Overall, this was a moderately enjoyable read. The author has a few coming of age moments, and you can tell she learned a lot about herself during her time abroad. I appreciated her human side, but wished for a little more depth. She either talked at great length about food or her hardships. I enjoyed reading about the food, but I got sick of it towards the latter part of the book (it started to feel about as exciting as a cookbook without the recipes). Maybe Paris, My Sweet should be read in small doses, along with another book. I might have appreciated it more that way. If you love New York and Paris, this book will take you there. And if you love torturing your dieting self with amazing sounding pastries, this is the book for you! At least reading about calories doesn't plaster them to your hips, right? I've created a Dessert Bucket List now, thanks to Amy Thomas. :)
First I have to say that the descriptions of the food Thomas enjoyed in Paris are some of the best I have ever read, and I have read a lot of foodie books. They were quite a few times I was really craving a warm slice of French bread, a perfect cupcake, or a delicious piece of dark chocolate. The sections about the food were for me the best parts of the book.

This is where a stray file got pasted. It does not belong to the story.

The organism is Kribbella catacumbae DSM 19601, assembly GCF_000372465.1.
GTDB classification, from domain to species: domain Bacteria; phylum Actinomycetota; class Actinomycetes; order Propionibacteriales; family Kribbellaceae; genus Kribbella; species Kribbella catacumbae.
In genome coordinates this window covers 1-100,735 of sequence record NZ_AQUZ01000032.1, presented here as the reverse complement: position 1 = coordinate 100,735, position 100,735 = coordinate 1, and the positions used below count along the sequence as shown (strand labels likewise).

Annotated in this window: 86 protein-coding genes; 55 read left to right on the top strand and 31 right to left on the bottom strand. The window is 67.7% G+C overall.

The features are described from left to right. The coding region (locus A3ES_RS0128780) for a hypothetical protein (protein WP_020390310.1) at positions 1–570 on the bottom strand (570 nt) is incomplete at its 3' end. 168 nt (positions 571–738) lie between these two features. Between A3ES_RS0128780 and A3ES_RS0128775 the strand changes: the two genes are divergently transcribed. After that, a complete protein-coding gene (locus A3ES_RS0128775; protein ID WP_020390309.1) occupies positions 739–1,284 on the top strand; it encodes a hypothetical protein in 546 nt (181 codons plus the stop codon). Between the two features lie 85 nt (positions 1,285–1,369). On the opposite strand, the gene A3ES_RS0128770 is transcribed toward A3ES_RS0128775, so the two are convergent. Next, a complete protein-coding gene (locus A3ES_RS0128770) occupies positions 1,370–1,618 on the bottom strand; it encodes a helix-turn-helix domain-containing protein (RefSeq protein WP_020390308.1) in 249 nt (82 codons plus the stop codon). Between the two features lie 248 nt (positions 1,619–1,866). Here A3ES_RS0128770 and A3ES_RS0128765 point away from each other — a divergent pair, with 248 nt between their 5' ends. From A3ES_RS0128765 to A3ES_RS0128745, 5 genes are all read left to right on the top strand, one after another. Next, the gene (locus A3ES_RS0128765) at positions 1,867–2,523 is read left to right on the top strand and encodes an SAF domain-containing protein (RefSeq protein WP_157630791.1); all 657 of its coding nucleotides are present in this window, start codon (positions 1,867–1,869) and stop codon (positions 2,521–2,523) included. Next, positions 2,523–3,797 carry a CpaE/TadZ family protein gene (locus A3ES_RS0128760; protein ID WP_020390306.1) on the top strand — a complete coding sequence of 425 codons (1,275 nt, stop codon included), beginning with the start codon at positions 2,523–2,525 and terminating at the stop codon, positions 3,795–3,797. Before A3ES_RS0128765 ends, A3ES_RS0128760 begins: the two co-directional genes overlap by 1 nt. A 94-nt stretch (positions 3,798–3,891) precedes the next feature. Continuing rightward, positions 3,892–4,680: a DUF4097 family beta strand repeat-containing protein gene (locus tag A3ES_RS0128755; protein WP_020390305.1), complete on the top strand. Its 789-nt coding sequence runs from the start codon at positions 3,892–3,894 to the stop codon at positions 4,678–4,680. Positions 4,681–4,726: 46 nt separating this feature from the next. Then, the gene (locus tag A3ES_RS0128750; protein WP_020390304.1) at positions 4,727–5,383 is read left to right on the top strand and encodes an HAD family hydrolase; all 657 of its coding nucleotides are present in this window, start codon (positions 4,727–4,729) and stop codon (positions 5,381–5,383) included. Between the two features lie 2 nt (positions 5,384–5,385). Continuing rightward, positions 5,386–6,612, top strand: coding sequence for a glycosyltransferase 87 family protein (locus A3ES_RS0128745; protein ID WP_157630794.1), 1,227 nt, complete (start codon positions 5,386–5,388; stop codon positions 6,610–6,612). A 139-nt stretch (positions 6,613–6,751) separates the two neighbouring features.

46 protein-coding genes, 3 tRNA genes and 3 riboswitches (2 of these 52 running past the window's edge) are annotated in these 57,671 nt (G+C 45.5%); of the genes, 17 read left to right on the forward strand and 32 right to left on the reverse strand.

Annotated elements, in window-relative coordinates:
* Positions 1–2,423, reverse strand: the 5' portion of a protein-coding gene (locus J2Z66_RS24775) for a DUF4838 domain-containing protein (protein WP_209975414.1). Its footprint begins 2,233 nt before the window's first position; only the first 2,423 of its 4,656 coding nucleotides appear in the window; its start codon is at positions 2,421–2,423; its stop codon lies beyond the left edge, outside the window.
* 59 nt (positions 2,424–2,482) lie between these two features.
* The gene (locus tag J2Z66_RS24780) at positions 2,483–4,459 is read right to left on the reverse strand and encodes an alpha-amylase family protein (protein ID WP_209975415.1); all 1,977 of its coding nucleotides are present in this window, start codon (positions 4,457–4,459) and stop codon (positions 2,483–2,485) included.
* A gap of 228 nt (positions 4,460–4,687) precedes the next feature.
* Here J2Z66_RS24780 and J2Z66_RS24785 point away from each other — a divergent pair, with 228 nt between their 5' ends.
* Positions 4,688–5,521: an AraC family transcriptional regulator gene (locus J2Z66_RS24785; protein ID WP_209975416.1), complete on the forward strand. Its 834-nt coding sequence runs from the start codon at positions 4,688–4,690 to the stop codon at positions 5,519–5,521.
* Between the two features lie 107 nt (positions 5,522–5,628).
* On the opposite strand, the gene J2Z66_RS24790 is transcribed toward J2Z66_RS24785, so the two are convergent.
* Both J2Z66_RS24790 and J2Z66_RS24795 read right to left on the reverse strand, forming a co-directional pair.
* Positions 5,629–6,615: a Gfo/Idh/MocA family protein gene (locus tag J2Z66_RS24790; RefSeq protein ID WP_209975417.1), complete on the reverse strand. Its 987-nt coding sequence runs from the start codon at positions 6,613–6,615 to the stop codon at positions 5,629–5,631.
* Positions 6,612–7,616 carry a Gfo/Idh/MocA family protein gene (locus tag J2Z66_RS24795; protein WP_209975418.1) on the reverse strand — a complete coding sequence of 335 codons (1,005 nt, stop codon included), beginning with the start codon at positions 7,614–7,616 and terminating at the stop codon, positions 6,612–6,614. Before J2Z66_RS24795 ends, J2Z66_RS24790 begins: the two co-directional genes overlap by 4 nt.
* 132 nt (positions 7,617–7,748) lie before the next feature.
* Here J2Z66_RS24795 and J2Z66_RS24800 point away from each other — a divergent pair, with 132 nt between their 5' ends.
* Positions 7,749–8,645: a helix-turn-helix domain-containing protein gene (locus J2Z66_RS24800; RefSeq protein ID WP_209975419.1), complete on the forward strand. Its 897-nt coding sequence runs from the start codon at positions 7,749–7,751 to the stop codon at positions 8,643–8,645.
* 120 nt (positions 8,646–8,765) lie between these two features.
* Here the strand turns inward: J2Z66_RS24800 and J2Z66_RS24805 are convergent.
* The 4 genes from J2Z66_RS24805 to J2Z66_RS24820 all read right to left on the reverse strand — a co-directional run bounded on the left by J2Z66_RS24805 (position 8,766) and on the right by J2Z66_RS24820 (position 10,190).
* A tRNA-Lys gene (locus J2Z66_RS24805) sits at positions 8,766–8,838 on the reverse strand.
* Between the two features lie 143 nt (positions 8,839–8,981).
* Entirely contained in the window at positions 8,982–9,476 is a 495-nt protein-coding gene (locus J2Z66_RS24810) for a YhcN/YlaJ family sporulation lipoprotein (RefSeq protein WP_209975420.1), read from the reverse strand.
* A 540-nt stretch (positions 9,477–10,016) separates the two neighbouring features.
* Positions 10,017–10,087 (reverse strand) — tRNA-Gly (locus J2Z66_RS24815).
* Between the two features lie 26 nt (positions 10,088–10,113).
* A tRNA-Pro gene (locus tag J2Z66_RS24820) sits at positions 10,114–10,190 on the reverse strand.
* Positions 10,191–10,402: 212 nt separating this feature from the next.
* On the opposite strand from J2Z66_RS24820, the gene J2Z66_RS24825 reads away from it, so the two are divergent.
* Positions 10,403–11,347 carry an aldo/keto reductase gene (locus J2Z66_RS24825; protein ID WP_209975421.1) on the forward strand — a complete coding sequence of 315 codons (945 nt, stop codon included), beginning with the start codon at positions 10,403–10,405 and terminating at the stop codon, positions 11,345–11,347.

Thomas also spends a lot of time writing about the difficulties she had to adjusting to living in France. I really felt for her when she talked about her difficulties with the language and her loneliness while in Paris. I am sure it would be very difficult to live alone in Paris and try to find your own way.
A lot of the book is also spent with Thomas dealing with so many of her friends getting married and having children while she was still single at 36. She really takes an honest look at the decisions she made in her life and tries to come to terms with the decisions she made and I admired for that.
The only problem I had with the book was that while I did love the parts about the food, after a while they became almost too much for me. There were too many detailed descriptions of all of the different shops she went to and all of the different food she tried. I found myself skimming over some sections after a while. Other than that it was a great look at what it would be like to live in Paris for a time and I know I am still craving some of those yummy sounding French treats!